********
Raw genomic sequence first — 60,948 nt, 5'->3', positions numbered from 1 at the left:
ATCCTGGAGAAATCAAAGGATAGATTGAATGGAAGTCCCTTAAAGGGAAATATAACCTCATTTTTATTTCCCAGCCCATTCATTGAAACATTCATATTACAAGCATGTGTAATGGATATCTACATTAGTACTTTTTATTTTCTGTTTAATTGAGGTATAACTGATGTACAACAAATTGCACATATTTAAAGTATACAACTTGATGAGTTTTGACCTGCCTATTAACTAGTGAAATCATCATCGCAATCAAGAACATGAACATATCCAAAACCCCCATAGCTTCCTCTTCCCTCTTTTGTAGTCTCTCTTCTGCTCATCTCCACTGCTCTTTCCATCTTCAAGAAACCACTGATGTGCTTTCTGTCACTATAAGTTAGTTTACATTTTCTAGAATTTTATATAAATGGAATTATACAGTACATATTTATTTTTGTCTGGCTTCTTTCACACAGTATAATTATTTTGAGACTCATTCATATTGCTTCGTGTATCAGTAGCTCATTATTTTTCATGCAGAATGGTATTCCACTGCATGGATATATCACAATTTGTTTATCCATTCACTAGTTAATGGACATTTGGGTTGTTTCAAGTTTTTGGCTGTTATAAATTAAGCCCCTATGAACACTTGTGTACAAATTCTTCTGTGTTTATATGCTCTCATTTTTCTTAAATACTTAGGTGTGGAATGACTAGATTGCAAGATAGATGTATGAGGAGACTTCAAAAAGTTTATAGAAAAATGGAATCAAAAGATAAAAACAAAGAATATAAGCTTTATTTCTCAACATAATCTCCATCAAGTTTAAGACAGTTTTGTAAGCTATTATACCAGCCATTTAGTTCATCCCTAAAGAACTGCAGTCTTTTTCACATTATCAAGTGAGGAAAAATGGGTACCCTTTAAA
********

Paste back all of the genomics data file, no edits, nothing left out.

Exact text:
Raw genomic sequence first — 60,948 nt, 5'->3', positions numbered from 1 at the left:
ATCCTGGAGAAATCAAAGGATAGATTGAATGGAAGTCCCTTAAAGGGAAATATAACCTCATTTTTATTTCCCAGCCCATTCATTGAAACATTCATATTACAAGCATGTGTAATGGATATCTACATTAGTACTTTTTATTTTCTGTTTAATTGAGGTATAACTGATGTACAACAAATTGCACATATTTAAAGTATACAACTTGATGAGTTTTGACCTGCCTATTAACTAGTGAAATCATCATCGCAATCAAGAACATGAACATATCCAAAACCCCCATAGCTTCCTCTTCCCTCTTTTGTAGTCTCTCTTCTGCTCATCTCCACTGCTCTTTCCATCTTCAAGAAACCACTGATGTGCTTTCTGTCACTATAAGTTAGTTTACATTTTCTAGAATTTTATATAAATGGAATTATACAGTACATATTTATTTTTGTCTGGCTTCTTTCACACAGTATAATTATTTTGAGACTCATTCATATTGCTTCGTGTATCAGTAGCTCATTATTTTTCATGCAGAATGGTATTCCACTGCATGGATATATCACAATTTGTTTATCCATTCACTAGTTAATGGACATTTGGGTTGTTTCAAGTTTTTGGCTGTTATAAATTAAGCCCCTATGAACACTTGTGTACAAATTCTTCTGTGTTTATATGCTCTCATTTTTCTTAAATACTTAGGTGTGGAATGACTAGATTGCAAGATAGATGTATGAGGAGACTTCAAAAAGTTTATAGAAAAATGGAATCAAAAGATAAAAACAAAGAATATAAGCTTTATTTCTCAACATAATCTCCATCAAGTTTAAGACAGTTTTGTAAGCTATTATACCAGCCATTTAGTTCATCCCTAAAGAACTGCAGTCTTTTTCACATTATCAAGTGAGGAAAAATGGGTACCCTTTAAA